Middle East oil smuggling is flourishing as governments fail to tackle big problems including unsecured borders, fuel subsidies, corruption and trade sanctions. The latest cases to surface involve the smuggling of oil products from Iraq and Saudi Arabia under two different sets of circumstances that highlight a systemic regional problem. On Sunday, the government of Iraq's semi-autonomous Kurdish region said it was clamping down on fuel smuggling across its mountainous borders with Iran and Turkey.
The government pledged to co-operate with Baghdad "to eliminate permanently all such profiteering ? along the entirety of Iraq's international borders". The statement followed an urgent request from Baghdad for talks with the Kurdistan regional government about the growing flow of oil products eastwards in defiance of new US sanctions against Iran. Oil smuggling through Kurdistan has increased in the past year, since the US began pressuring its trade partners to curb exports of refined oil products such as petrol, diesel and fuel oil to Iran in a prelude to the recent announcement of new sanctions. A number of international oil refiners that operate in the US, including India's Vitol and the European Royal Dutch Shell, complied with Washington's request, exacerbating Iranian fuel shortages.
In a separate development last weekend, Saudi officials reopened an investigation into oil smuggling from the King Fahd Industrial Port at Yanbu on the Red Sea coast. The investigating committee consisted of representatives from the Saudi ministries of the interior and petroleum and mineral resources, the customs and administrative investigation departments, the ports authority and the national oil company Saudi Aramco.
It was looking into a smuggling operation that illegally exported discounted oil to Europe for more than 11 years, the Saudi newspaper Okaz said. News reports in February this year said smugglers used barrels and pipelines to move oil from an unidentified private Saudi petrochemical company's storage reservoirs outside the port and load it on to vessels bound for France and other European countries.
The smugglers told customs officers the barrels contained used vehicle fuel, which is usually sent to foreign refineries for recycling. Later, they used hidden pipelines to circumvent oil quality tests that would have revealed the scam. The oil in the reservoirs was supposed to be used by domestic Saudi petrochemicals plants, of which there is a large cluster at Yanbu. Aramco has a two-tier price system for petrochemical feedstocks, which in Saudi Arabia are usually natural gas liquids but may sometimes be naphtha, a type of oil.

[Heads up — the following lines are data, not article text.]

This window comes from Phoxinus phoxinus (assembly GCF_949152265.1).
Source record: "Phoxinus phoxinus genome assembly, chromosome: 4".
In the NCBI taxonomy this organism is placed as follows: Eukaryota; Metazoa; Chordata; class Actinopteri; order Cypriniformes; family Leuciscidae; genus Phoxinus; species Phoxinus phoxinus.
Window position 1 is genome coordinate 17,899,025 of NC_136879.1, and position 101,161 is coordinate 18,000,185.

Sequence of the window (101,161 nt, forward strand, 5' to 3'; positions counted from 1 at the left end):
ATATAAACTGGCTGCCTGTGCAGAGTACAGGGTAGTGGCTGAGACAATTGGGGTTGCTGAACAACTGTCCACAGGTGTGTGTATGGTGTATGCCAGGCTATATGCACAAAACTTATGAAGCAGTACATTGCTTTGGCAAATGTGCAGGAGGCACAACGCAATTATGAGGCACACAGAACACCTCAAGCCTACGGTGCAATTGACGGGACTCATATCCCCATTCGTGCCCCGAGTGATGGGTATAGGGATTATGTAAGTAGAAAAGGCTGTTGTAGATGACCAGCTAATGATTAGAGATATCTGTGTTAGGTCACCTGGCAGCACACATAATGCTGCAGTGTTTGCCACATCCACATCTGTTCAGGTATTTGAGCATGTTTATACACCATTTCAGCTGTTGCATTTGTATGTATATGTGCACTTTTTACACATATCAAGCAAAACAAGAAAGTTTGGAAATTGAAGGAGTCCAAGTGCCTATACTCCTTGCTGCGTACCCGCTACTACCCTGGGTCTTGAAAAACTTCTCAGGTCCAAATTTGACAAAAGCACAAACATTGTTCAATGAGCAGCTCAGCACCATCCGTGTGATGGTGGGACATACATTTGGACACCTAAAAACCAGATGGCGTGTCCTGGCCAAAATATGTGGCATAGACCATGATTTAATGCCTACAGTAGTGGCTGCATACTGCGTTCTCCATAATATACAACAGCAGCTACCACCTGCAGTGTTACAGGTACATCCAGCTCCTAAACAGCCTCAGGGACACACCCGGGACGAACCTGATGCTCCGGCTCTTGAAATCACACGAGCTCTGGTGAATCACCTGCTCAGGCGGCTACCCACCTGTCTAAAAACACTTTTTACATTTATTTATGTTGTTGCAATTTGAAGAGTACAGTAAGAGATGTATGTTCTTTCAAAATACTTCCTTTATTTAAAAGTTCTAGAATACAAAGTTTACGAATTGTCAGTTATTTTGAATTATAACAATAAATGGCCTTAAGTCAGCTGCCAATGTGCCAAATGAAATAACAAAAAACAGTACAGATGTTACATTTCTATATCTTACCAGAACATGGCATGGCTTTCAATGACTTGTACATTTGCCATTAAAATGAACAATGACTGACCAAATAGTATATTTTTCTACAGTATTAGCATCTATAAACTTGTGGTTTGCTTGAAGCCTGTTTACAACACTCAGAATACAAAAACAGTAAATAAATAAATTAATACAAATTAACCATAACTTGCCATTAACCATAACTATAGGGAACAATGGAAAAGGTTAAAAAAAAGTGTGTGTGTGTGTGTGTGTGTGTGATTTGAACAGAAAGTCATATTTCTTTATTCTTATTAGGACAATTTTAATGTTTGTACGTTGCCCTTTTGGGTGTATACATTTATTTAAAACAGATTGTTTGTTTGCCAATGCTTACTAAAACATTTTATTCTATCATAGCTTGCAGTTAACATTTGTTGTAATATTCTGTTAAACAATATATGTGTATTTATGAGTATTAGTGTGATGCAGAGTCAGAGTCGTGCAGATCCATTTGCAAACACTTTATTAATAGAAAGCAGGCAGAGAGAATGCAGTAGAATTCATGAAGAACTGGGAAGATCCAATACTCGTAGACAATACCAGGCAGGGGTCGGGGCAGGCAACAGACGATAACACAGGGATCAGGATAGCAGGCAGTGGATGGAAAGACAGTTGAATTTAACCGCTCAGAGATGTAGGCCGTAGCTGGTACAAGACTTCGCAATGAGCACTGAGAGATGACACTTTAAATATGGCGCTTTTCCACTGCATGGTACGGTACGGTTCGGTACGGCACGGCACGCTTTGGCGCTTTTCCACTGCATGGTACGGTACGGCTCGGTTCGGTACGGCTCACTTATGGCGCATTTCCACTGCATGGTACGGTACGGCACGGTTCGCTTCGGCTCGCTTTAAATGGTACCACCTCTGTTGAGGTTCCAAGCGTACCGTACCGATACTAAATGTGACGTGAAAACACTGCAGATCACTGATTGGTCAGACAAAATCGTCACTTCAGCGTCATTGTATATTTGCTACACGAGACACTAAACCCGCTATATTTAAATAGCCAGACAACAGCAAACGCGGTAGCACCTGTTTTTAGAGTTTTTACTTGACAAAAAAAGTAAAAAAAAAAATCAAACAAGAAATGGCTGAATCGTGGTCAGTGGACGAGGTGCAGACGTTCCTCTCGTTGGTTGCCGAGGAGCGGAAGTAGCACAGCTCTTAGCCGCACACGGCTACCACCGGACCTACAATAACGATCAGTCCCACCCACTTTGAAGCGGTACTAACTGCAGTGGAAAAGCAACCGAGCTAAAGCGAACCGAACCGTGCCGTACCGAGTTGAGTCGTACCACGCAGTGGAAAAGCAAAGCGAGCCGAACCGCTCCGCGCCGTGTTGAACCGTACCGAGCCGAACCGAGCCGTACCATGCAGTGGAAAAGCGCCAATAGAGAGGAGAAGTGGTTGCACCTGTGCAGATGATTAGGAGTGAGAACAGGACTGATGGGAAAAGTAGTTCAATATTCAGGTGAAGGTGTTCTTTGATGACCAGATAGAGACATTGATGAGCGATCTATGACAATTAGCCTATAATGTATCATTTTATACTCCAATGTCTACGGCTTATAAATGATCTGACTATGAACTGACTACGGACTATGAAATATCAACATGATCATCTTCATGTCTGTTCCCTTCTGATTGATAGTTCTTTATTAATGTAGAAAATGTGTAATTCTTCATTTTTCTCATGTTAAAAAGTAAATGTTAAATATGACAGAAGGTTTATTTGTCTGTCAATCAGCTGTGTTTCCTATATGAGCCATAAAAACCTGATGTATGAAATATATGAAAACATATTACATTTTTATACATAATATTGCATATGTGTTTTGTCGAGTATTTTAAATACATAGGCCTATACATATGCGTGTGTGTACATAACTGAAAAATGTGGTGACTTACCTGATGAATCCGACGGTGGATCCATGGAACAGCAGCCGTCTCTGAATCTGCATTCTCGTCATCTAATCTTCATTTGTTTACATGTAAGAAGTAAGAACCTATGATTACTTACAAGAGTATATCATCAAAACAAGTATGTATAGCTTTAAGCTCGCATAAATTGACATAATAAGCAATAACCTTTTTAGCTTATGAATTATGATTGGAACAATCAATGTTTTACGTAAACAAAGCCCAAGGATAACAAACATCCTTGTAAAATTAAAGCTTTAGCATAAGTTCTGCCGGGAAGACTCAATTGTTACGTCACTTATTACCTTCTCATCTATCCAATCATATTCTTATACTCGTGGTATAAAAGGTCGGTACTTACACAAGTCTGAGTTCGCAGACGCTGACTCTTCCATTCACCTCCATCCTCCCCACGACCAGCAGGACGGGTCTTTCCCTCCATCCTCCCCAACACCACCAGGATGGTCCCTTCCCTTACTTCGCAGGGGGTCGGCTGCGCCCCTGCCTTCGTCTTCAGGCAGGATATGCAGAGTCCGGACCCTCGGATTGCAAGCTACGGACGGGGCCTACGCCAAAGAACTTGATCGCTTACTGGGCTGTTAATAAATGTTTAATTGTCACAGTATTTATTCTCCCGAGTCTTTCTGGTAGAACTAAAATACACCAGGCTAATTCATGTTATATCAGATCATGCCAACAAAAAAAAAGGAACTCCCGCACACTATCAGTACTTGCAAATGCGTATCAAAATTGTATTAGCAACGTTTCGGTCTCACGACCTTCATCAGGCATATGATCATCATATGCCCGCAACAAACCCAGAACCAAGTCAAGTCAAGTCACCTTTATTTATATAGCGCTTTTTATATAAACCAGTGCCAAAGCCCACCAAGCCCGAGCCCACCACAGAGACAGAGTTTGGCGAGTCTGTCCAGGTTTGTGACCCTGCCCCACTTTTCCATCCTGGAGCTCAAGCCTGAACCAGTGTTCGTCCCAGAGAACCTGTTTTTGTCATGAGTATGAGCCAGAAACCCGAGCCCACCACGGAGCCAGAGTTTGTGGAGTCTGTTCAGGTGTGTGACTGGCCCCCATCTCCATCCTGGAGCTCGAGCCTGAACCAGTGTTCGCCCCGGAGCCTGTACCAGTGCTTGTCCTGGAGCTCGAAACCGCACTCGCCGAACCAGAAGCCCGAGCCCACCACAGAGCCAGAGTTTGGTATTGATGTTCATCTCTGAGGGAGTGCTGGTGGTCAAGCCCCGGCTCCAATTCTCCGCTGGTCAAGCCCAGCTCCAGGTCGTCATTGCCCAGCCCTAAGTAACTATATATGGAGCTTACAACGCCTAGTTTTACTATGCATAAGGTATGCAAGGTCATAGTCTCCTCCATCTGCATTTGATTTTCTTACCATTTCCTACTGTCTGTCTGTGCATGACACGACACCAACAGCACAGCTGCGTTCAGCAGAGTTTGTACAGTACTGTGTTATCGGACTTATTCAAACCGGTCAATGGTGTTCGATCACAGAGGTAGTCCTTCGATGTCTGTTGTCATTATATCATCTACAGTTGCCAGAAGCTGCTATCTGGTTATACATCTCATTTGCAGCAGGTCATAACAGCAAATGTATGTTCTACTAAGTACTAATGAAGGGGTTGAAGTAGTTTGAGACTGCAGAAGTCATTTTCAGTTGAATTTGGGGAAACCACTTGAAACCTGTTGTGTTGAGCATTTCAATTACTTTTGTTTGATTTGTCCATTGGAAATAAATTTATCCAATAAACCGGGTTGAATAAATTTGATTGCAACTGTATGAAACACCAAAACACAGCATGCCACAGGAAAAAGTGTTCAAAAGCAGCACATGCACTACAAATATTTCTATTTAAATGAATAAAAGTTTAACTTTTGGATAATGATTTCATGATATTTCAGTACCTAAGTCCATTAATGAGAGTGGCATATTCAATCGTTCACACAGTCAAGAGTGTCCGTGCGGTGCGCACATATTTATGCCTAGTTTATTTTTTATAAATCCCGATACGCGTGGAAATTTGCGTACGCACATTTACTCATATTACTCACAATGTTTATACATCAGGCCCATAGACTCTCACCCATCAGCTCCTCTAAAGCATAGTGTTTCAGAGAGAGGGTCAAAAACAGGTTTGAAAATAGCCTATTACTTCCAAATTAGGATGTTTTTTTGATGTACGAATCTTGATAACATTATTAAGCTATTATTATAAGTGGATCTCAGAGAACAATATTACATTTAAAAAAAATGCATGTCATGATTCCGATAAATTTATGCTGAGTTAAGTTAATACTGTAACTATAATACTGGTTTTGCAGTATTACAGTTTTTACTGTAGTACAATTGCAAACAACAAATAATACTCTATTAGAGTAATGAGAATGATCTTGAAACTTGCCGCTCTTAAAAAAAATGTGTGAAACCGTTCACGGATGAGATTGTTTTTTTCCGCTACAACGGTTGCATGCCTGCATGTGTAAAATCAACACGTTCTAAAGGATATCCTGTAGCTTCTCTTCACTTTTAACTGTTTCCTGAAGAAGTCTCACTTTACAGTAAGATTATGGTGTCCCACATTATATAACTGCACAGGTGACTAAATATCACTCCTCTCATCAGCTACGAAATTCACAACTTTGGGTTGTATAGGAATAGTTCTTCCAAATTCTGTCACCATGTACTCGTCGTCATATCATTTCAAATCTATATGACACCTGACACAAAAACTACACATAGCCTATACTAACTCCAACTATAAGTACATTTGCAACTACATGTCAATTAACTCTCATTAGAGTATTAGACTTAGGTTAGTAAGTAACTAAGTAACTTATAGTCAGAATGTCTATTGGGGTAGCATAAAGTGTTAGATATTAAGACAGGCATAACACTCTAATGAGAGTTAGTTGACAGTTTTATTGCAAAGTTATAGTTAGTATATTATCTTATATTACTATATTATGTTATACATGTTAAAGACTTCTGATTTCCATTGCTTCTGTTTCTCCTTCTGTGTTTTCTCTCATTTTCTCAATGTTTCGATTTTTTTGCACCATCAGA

Naphtha is sold to domestic petrochemicals companies at an 11 per cent discount to its export price, the Riyadh-based Samba Financial Group says. The relatively modest domestic discount indicates a large-scale smuggling operation. Okaz reported in February that a committee of the Saudi investigation department and ministry of petroleum had implicated the owner of the company storing the oil and 10 employees of other petrochemicals companies in the plot.
In late May, the Saudi customs investigation authority found 11 of 19 companies indicted in the case guilty of smuggling subsidised oil products. The commission in charge of the investigation withdrew the companies' trade licences and imposed fines of at least US$300,000 (Dh1.1 million) in each case, the local Al Madina newspaper reported. The authorities did not disclose the identities of the convicted companies.
The latest Okaz news report did not give a reason for the case being reopened, but it is not an isolated incident. In February, Abdullah al Kharboush, a spokesman for the Saudi customs authority, said many attempts had been made to smuggle subsidised oil and oil derivatives out of the kingdom "on the grounds that it is allowed to export these materials via sea and land border posts". Persistent oil smuggling has been documented in other Gulf countries including Iraq, Iran and the UAE.
In 2008, Iran's naval forces intercepted and confiscated 10 tankers that were trying to smuggle a total of 4,600 tonnes of Iranian oil out of the Gulf. For years, organised gangs have smuggled billions of litres of fuel a year to countries such as Pakistan, Afghanistan, Iraq and Turkey, where products such as petrol, diesel and kerosene fetch substantially higher prices than in Iran. As long ago as 2005, Abdollah Ramazanzadeh, who was then the Iranian cabinet secretary, criticised parliament for maintaining heavy fuel subsidies, which he said supported a smuggling industry worth billions of dollars a year.
The Iranian parliament finally passed a resolution to remove the subsidies this year. Previously, Iranians colluded with Iraq to smuggle crude while the regime of Saddam Hussein was under international sanctions. The Iranian National Revolutionary Guard, which supports the regime in Tehran, has previously been implicated in smuggling oil products into southern Iran through UAE ports including Fujairah and Jebel Ali.